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Art Gillis
Art Gillis
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Dead Data on Real-Time Bank Systems is Like Tossing IT Money Down the Drain

A billion bits here, a billion bits there do add up.

"A billion here, a billion there, and pretty soon you're talking real money." A quote attributed to Sen. Dirksen, but no one can prove it.

Today, I would change the quote to "A billion bits here, a billion bits there...." I don't remember the year it happened, but the cost of hardware storage devices that kept enterprise data online, and thus easily accessible, dropped drastically. So naturally, configuration people bought it by the truckloads. And banks were no exception, probably because the custodians of the IT budget didn't have a good handle on what the dollar impact would be because they were using this metric, cost per bit.

Not a problem. The users of the Data Processing Cost Analyst (DPCA) now know there are two line items in their IT budget, heretofore overlooked, and they know the cost of same. They are: 1) closed accounts and really old tired data that seldom gets used, plus 2) redundant customer portfolios resulting from deferred file scrubbing.

I'm not suggesting that these data are totally worthless; I'm simply saying they are worth less than critical real-time data, yet they hog the same storage space because of lazy departmental and IT data management. Hoarding infrequently used data in a real-time environment is an IT crime.

The DPCA calculates, to the penny, the dead data costs. Is it a few billion (never) or a few hundred dollars (more like thousands)? Then the judgment call takes place. For bankers with in-house systems, you own the equipment so you can't save much, other than improved speed and performance as it relates to customer service. For bankers using an outsource service, a quick call to the account rep rectifies the problem. Four words should work: "Archive our dead data."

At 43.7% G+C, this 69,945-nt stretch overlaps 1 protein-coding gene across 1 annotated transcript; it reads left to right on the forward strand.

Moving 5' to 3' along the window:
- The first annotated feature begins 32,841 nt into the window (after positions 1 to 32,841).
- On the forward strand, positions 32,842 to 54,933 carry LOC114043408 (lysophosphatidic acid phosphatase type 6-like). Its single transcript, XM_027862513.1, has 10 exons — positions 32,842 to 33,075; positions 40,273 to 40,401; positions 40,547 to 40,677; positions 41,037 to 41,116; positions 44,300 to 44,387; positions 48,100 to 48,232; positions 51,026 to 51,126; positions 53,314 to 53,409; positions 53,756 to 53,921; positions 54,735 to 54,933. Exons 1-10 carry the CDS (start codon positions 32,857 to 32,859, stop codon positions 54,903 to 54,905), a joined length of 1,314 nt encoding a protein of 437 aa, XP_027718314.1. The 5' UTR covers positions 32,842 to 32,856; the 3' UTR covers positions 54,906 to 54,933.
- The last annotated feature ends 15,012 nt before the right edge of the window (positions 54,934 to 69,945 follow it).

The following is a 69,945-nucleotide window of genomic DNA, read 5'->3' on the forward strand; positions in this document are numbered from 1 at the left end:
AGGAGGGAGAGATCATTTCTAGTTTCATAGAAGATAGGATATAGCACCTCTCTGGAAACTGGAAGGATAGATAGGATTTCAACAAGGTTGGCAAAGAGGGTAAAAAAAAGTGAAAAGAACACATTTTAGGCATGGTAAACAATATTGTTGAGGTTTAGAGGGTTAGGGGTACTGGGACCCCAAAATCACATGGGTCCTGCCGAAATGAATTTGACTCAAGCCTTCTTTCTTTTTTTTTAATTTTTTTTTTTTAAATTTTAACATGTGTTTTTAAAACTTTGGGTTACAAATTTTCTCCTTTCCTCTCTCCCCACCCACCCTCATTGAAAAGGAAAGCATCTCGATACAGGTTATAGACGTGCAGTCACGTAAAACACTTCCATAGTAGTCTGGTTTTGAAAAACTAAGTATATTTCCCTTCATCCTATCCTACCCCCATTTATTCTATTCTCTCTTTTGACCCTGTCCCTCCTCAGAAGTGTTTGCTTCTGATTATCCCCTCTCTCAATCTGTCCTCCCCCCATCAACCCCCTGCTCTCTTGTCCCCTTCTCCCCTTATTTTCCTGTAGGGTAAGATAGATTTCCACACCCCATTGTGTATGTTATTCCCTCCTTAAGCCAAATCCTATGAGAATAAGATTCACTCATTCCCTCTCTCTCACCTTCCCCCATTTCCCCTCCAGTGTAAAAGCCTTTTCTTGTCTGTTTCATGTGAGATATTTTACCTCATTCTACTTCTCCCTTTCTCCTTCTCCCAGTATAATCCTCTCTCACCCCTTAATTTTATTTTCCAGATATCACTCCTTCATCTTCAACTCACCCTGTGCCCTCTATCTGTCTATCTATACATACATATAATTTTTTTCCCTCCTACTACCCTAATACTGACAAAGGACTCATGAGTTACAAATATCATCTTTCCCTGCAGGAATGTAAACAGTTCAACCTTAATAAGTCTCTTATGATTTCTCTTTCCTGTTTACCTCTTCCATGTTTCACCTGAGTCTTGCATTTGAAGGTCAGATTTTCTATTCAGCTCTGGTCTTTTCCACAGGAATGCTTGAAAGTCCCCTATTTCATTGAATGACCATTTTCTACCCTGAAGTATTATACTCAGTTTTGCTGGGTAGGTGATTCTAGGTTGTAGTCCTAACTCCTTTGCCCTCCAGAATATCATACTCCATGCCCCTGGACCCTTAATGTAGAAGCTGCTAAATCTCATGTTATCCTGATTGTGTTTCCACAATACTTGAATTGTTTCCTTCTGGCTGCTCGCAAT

Rumors are spreading, and getting back to me, that bankers are going beyond the relief fund and government assistance programs in seeking handouts. For failures that had nothing to do with bank tech companies, some bankers are asking tech providers to cut their charges. The rationale is "you should share our losses." I call that begging, and I approve of it for hardship cases, homeless people and several charities. In business, there's another way. It's called presenting the rational business case. Here are the words, "We had a third party independent assessment of our IT costs and the report says we should be spending X dollars. You are charging us Y dollars. Please explain the variance." Before you open Pandora's Box, make sure you know and can defend X and Y.

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